It took 200 years and an industrial revolution to evolve to our modern tie. In the 1920s the long, thin, easy to knot tie was designed to last through an entire workday without coming undone. The comfortable, yet robust piece of fabric kept it’s knot until its wearer loosened it by that typical pull of the index finger.

Today it is not just the office clerk, the traditionalist or the manager who is wearing a tie. It is even my ultra-cool New York brother-in-law who has discovered this style of sophistication.

And all those who always wanted to know how to tie a tie, you can get some detailed hints and tips at how to tie a tie. Want to make a unique individual tie? Try our Osman tie pattern.

New Blog! Sewvenirs: The Global History of Fashion

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We have a brand new blog premiering today and appearing every Thursday. Every post will be about a different element of the history of world wide fashion. This blog will be written by our new contributor Marie Karaisl. Born In Germany and living in Mexico City she has certainly had a lot of experience abroad. I am really excited to find out the journey that fashion has taken and how that affects where fashion in different cultures is today. Welcome Marie, we can’t wait to see your work!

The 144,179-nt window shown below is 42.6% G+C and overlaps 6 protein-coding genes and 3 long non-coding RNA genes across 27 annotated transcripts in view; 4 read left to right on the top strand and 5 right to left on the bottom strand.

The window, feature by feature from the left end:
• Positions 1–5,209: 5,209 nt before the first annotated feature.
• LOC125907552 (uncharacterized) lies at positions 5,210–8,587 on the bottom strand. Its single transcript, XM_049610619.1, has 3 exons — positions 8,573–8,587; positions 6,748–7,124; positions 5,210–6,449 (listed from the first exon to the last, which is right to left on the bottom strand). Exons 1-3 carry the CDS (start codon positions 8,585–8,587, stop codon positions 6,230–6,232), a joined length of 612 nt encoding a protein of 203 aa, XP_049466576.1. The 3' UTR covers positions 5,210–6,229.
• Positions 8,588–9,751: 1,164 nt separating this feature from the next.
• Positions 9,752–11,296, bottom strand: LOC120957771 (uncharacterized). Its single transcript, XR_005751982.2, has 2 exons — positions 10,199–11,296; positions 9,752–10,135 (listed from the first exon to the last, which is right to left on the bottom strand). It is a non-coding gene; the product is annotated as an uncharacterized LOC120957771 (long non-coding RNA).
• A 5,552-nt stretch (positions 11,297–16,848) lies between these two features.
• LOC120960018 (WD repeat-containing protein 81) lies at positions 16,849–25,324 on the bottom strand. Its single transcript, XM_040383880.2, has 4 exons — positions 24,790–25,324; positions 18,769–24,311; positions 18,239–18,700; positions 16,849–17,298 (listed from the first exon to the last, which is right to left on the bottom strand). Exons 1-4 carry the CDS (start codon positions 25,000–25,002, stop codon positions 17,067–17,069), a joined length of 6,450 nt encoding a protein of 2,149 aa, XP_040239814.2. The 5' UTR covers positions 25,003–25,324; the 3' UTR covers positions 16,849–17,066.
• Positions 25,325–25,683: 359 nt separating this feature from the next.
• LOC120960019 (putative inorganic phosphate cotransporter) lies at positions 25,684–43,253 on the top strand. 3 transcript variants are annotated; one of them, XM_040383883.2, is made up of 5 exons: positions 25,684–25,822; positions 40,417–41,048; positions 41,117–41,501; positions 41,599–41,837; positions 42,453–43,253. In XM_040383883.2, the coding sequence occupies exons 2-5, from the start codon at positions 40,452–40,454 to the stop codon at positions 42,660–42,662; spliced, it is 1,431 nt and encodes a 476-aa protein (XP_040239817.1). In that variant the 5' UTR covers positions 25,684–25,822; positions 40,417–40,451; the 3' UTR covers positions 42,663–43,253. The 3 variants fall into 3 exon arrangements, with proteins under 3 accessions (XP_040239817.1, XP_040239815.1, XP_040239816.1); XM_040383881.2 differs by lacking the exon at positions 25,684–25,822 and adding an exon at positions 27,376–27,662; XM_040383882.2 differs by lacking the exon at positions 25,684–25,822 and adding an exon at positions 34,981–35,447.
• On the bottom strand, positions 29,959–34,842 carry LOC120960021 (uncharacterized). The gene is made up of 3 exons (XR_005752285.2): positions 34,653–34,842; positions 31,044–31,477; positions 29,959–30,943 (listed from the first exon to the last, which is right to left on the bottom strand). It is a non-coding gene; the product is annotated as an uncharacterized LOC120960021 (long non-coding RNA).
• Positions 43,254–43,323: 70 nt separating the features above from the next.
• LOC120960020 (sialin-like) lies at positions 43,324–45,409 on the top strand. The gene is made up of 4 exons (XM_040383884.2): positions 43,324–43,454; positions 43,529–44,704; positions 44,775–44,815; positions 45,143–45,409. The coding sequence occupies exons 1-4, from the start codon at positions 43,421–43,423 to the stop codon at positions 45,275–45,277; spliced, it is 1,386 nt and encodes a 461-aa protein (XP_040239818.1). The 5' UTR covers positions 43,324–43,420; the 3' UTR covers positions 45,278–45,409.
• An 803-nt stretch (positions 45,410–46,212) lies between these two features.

Organize Your Fabric Stash

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I admit it. I’m a fabric junkie, a material-holic – I strive to reach SABLE (Stash Accumulation Beyond Life Expectancy), although I probably already have. I’m reluctant to show you my fabric stash, but if you peek here, you’ll be able to get a glimpse of what I currently own. I don’t really have a ‘system’ for organizing my material, but this article, although meant for yarn, but should work just as well for fabric, might help get met started. How do you organize your stash?

Featured Member: SenaSews

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1. Where are you from and/or where do you live?

I was born and raised in Dortmund, Germany. Now I’m living in a region in the center of Germany which is famous for the river Rhine and its medieval castles.

2. What was the 1st thing you made? How did you start sewing?

Both of my grannies have been seamstresses and my mother used to sew a lot as well. So I’ve always been fascinated by sewing. I made my very own attempts to sewing nearly a year ago by making a dress for me. It was absolutely not wearable but it was such a joy to make that I’ve stuck to sewing.

3. What role does sewing play in your life?

For me sewing is a good compensation to my every day work. I usually sit the whole day in front of a PC. So for me it’s joy being creative and it’s somehow satisfying creating something I can touch and feel.

4. What is your favorite and what is your least favorite thing about sewing?

I really love everything about sewing – planning a project, choosing a pattern, buying the fabric (oh, that’s one of my favorite things), tracing the pattern, cutting the fabric and seeing how an idea turns into a real piece of clothing. When I start sewing something, I always have a concrete imagination of the finished piece. So I don’t like not finding the right fabric, the right buttons, … or when a project doesn’t turn out as I imagined.